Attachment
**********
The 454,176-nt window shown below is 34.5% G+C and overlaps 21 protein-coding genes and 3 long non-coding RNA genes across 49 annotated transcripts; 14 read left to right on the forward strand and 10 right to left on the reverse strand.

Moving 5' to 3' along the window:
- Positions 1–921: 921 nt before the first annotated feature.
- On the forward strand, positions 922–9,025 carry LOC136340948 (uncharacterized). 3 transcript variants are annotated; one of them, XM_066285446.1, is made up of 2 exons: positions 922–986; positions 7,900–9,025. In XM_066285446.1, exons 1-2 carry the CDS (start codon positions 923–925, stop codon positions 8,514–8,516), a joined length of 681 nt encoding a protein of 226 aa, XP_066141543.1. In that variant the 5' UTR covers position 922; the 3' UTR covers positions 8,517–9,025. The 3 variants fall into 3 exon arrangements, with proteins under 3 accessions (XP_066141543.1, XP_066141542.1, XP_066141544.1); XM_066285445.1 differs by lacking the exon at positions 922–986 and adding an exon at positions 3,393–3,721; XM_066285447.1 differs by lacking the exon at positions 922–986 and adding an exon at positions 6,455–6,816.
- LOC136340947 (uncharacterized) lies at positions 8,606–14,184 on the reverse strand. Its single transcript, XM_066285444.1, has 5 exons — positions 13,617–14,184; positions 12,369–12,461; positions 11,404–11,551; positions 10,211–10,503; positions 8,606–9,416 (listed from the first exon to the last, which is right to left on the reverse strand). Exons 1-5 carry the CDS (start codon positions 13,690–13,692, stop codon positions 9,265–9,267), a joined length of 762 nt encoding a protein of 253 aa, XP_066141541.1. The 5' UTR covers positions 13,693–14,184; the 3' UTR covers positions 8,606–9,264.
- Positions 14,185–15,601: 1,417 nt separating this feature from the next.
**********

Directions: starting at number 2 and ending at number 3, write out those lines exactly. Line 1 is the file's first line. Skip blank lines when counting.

Moving 5' to 3' along the window:
- Positions 1–921: 921 nt before the first annotated feature.